formed a few years back laid a 1,800 mile sub-marine cable from Madras to Penang to
Singapore, which was completed in December 1870. This line was opened to traffic on 5
January 1871. So, even at its start, the Eastern Telegraph Company was safely the biggest
telco at that time. Shooting telegrams bearing the hologram “Via Eastern”, this
company, in 1872, owned 8,860 miles of cable, owned or rented 1,200 miles of landline, had
24 stations and two repair ships. Its capital was Â£3,397,000 and gross annual revenue was
Â£376,900. “Forty million pounds of capital has been sunk at the bottom of the
sea,” recalled Sir Pender later, adding, “Where it has been sunk, it
By 1877, the British
Indian Submarine had 60 percent of telegram traffic to India and 80 percent from India to
China, Java, and Australia. In 1878, a Joint Purse agreement between the British Indian,
the Indo-European and the Indian Government was signed. The Central Telegraph office was
constructed at Flora Fountain in Bombay in 1869 and remained even after Indian
independence as the hub of telecommunications operations.
The Victorian sub-marine telegraph cable network was to
the East with major cable chains to India, Australia, and Africa. With the West Indies and
South America soon getting linked by sub-marine cables, the small companies, set up to lay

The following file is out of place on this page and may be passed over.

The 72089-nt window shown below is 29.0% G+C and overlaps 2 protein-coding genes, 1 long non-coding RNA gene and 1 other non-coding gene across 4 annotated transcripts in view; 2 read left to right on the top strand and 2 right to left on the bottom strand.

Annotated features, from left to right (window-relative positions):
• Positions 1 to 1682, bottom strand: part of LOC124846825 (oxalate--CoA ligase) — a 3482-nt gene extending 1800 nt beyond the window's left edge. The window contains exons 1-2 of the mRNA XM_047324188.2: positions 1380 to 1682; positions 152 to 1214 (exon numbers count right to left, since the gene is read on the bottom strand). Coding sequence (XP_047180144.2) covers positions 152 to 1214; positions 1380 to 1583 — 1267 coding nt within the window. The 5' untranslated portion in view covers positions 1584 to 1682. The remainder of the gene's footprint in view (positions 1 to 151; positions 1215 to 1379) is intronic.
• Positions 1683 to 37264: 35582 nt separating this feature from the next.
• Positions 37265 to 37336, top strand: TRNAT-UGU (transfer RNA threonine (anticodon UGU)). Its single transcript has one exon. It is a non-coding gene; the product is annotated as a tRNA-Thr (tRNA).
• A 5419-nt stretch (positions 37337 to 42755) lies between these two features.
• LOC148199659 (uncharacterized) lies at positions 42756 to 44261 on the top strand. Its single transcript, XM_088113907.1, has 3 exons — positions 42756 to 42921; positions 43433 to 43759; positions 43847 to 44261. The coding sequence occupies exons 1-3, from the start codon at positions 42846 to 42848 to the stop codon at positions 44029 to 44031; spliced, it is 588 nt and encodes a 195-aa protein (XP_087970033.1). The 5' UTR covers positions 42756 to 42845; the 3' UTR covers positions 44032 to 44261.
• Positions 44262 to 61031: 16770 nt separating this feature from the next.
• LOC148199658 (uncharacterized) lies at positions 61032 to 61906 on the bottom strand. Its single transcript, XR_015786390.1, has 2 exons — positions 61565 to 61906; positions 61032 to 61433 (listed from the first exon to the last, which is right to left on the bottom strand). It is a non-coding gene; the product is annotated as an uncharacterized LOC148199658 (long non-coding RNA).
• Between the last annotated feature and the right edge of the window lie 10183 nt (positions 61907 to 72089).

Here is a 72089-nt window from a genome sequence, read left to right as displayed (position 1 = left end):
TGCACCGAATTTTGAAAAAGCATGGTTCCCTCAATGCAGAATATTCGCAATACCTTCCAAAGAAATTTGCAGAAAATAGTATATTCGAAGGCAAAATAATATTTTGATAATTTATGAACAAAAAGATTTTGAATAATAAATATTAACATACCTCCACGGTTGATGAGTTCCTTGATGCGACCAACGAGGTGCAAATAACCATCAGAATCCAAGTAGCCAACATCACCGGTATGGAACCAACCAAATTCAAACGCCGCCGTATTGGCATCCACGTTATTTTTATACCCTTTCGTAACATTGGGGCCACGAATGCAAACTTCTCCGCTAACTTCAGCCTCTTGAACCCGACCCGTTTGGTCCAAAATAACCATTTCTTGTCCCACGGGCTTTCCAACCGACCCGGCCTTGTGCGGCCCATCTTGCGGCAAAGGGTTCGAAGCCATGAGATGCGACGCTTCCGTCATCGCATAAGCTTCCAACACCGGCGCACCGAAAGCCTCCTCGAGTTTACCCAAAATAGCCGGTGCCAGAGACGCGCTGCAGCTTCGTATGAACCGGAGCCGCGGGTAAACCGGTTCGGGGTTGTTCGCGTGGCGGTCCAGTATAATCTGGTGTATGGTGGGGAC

cables in the Western hemisphere, were taken over by the Eastern Telegraph Company. And
the company soon adopted a group name, The Eastern and Associated Telegraph Companies.
By 1920, there were four cables to Bombay and one to
Ceylon. By 1929, there were three cables from Madras to Penang. By the time of the First
World War, the Eastern operated six out of the nine lines of communication with India and
the Far East. During the war, the upsurge of traffic and inoperability of the
Indo-European land-lines which passed through enemy territory led to traffic with India
and the Far East being transferred to the Eastern Telegraph Company. This large
corporation remained in existence until the formation of Cable & Wireless and Imperial
and International Communications Ltd in 1929.